The findings of the World Energy Investment 2019 report signal a growing mismatch between current trends and the paths to meeting the Paris Agreement and other sustainable development goals.

Energy investments now face unprecedented uncertainties, with shifts in markets, policies and technologies. But the bottom line is that the world is not investing enough in traditional elements of supply to maintain today’s consumption patterns, nor is it investing enough in cleaner energy technologies to change course. Whichever way you look, we are storing up risks for the future,

...said Dr. Fatih Birol, the IEA’s Executive Director.

Key findings

  • Despite a downtick, power was again the largest sector for investment,
  • Investment was driven by higher upstream oil & gas and coal supply spending while that in energy efficiency was stable and renewables spending edged down
  • Changing costs have reshaped the investment landscape in some areas
  • Lower costs dampened the impact of less upstream spending since 2014, while adjusted for costs, renewables investment is up 55% since 2010
  • There has been a broad a shift towards projects with shorter lead times, as industry seeks to limit long-term risks in a changing energy system
  • The United States accounted for most growth in energy supply investment this decade
  • China remained the largest market for total energy investment in 2018
  • Investment in India has grown the most over the past three years
  • China, the United States & India are driving some key investment trends, but each region has its own story, often one of lower spending
  • A step-change in policy focus, financing solutions and technology progress would be required to get investment onto a sustainable pathway.

Still, even as investments stabilized, approvals for new conventional oil and gas projects fell short of what would be needed to meet continued robust growth in global energy demand.

At the same time, there are few signs of the substantial reallocation of capital towards energy efficiency and cleaner supply sources that is needed to bring investments in line with the Paris Agreement and other sustainable development goals.

The world is witnessing a shift in investments towards energy supply projects that have shorter lead times. In power generation and the upstream oil and gas sector, the industry is bringing capacity to market more than 20% faster than at the beginning of the decade.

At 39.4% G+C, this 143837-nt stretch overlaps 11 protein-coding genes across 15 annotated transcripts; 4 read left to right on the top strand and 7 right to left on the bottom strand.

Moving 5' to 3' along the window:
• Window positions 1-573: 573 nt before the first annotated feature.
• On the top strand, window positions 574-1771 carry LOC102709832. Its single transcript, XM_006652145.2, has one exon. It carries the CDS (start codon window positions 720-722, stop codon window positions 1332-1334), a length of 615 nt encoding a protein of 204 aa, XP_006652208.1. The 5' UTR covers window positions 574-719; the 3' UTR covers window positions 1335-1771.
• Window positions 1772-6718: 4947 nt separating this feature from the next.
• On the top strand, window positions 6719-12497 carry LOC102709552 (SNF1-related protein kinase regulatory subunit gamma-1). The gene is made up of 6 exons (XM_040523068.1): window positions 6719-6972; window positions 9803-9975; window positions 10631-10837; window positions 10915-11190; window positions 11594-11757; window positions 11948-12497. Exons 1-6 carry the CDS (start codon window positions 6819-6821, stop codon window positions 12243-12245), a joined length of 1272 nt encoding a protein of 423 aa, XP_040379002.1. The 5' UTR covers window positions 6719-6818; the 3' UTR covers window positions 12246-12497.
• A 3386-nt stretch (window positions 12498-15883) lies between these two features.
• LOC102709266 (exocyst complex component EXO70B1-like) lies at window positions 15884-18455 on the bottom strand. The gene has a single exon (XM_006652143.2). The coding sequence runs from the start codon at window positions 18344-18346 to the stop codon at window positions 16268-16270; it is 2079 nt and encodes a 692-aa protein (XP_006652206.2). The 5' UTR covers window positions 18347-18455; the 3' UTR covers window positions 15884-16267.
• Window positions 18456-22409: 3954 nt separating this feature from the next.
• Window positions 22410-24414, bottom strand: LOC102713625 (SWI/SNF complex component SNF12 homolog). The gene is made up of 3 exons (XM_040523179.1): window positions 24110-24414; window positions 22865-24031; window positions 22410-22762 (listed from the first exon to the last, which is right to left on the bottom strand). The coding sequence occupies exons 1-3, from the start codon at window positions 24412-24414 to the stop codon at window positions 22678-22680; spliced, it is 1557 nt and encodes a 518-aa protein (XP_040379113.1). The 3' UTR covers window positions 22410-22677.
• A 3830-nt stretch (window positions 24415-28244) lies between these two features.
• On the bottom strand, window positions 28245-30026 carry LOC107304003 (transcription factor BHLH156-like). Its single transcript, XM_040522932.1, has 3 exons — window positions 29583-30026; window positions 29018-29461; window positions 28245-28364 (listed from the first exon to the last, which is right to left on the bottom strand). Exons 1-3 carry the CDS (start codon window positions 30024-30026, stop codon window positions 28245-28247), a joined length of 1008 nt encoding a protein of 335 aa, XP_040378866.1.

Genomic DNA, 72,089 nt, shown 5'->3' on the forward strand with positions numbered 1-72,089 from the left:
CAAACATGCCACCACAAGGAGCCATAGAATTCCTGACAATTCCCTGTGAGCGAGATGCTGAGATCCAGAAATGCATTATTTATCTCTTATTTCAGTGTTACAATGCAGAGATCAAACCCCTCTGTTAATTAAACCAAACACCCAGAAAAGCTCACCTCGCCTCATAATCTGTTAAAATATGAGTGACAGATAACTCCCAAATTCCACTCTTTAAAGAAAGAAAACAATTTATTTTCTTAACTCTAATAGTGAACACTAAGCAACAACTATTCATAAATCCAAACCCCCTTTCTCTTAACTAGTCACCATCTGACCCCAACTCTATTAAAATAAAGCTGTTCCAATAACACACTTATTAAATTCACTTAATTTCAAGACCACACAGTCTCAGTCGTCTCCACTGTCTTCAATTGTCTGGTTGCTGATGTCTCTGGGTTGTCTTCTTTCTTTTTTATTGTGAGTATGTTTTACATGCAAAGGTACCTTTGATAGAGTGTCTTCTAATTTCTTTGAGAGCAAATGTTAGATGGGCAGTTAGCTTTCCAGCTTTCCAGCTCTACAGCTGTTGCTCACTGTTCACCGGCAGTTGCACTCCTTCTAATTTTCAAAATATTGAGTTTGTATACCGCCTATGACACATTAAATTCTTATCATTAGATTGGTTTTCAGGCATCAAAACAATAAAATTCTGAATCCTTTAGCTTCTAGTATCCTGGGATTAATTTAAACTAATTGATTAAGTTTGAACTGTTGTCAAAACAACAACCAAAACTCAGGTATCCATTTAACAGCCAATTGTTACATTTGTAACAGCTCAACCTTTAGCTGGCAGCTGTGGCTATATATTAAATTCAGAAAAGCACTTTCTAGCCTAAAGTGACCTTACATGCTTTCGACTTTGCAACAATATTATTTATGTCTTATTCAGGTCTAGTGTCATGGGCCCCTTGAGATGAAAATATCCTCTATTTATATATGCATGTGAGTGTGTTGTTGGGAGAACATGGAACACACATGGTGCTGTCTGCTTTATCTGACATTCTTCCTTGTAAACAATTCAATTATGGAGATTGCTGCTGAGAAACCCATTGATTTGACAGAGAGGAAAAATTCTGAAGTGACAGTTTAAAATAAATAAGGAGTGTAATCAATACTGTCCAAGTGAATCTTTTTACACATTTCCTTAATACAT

This reflects industry and investors seeking to better manage risks in a changing energy system, and also improved project management and lower costs for shorter-cycle assets such as solar PV, onshore wind and US shale.

Even though decisions to invest in coal-fired power plants declined to their lowest level this century and retirements rose, the global coal power fleet continued to expand, particularly in developing Asian countries.

The continuing investments in coal plants, which have a long lifecycle, appear to be aimed at filling a growing gap between soaring demand for power and a leveling off of expected generation from low-carbon investments (renewables and nuclear).

Without carbon capture technology or incentives for earlier retirements, coal power and the high CO2 emissions it produces would remain part of the global energy system for many years to come.

At the same time, to meet sustainability goals, investment in energy efficiency would need to accelerate while spending on renewable power doubles by 2030.

The report also found that public spending on energy research, development and demonstration (RD&D) is far short of what is needed.

While public energy RD&D spending rose modestly in 2018, led by the US and China, its share of gross domestic product remained flat and most countries are not spending more of their economic output on energy research.

Current investment trends show the need for bolder decisions required to make the energy system more sustainable. Government leadership is critical to reduce risks for investors in the emerging sectors that urgently need more capital to get the world on the right track,

... Dr. Birol added.

 

The key findings of the report can be found herebelow: